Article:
I wrote about my first Spartan experience here last year, and my general tips are still there. I did the same race again this year. The obstacles and course were a bit different, but not hugely.
This is meant to be read in addition to tips from my first Spartan race post.
- If booking taxi from & to Ascot Berks Station, go with Ascot Cars. You can easily book online and it was only £10 each way.
- I’d suggest booking the outgoing taxi for 2.5 hours after your start time. This should allow time to complete the course, snack, change and possibly shower.
What (not) to bring:
- Running with a light bag is doable. Bag drop lines were very long, and we weren’t carrying much. With two people it was easy to manage it when we were doing certain obstacles. It did get a small tear on the barbed wire crawl though.
- There should be free drinks (beer or non-alcoholic, and snacks) when you finish the race. There are at least two water stations on the course, so you might not need to bring drinks.
- Can confirm there are toilets on the course, usually next to water stations.
- I tried using chalk for grip on some obstacles, but with all the mud I feel like it didn’t do much.
- Bring some plasters and anti-septic cream, especially if wearing shorts. It’s very easy to scrape your skin when running through the forest, and after wading through mud you’ll want to clean it out.
- I’d still recommend bringing a full change of clothes and shoes, except maybe a top, since you can get the free finisher T-shirt (may involve standing in a queue). If you need to get in a taxi, you can’t be drenched in mud. We didn’t really bother showering this year though, since the area around the showers was so muddy it felt quite pointless.
- shower first to rinse off the mud, then bath for a deep clean. To be honest I still didn’t feel fully clean after.
- if you can, have a tasty meal waiting for you at home.
- I was sore all over the next day, and in places I didn’t even realize I used the day after (my left adductors worked very hard apparently).
The course was a bit longer. My pace per mile was actually better, but overall we took longer. We were towards the bottom of the rankings, but I don’t really look at those after seeing the majority of people do 0-5 burpees after failing an obstacle.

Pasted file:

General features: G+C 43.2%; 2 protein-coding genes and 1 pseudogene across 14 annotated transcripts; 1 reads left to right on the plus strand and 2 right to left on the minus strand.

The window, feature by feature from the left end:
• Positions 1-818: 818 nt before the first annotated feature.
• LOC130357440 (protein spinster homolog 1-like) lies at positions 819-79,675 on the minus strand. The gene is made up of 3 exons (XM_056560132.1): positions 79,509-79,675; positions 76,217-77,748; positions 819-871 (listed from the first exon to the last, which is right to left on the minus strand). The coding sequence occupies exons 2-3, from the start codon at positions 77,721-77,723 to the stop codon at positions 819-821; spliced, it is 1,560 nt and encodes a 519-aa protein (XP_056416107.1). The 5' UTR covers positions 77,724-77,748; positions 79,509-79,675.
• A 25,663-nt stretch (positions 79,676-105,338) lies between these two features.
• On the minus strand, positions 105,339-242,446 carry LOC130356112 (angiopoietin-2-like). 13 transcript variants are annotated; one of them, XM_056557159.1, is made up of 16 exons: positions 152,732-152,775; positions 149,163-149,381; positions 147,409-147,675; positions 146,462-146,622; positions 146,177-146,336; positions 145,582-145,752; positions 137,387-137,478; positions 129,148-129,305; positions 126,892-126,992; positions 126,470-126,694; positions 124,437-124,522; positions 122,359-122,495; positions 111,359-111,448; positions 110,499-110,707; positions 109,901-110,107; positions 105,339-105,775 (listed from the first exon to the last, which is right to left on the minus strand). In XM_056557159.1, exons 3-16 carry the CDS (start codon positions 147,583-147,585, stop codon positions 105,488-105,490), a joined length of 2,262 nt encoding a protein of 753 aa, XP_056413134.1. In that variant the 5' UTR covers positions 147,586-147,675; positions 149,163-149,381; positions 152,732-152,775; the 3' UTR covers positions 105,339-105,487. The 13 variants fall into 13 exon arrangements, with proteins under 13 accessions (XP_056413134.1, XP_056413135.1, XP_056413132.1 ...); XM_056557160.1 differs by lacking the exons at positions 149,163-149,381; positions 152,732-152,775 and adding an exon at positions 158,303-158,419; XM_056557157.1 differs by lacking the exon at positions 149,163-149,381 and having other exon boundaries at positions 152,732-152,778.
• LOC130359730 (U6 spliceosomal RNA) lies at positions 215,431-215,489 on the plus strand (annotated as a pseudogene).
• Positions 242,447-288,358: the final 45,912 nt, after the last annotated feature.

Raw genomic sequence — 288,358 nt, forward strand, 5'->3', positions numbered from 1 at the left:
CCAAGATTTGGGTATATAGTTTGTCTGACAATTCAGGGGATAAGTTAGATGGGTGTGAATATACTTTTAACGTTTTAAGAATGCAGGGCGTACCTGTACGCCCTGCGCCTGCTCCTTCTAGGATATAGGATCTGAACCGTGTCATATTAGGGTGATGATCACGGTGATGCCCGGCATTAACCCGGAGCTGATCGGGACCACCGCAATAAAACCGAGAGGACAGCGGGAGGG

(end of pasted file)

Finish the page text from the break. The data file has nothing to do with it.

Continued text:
Running with someone rather than alone is also a different experience. Overall I enjoyed it more, since we could help each other and have fun together. (It’s not ideal if you don’t need much help and want the fastest time possible, since you might end up waiting for a friend to finish obstacles or penalties.)
While the weather was equally nice on the day, the course was much muddier. Last year I did slip and lose my shoe in the mud once, but apart from that I avoided getting soaked. This year, there were several parts of the course where we were basically wading nearly hip-deep in muddy water (thankfully shoes stayed on this time). I didn’t really love that, so I may try a stadium race next time.
Last year I went on sometime after midday if I remember correctly, but this time we started fairly late at 16:00 (last heat was 16:15). The beginning of the course felt crowded, but it thinned out towards the end. And since the last section with about a quarter of all the obstacles was quite empty, we could try some of them a couple of times.
I am happy that I relatively easily managed two obstacles I failed last year: rope climb and Hercules Hoist. They use somewhat similar muscles, depending on your technique, so that makes sense. But I think the main differentiator for Hercules Hoist was that I realized not all the weights are equal, and this year I made sure to pick one I saw a couple women manage single-handed without help.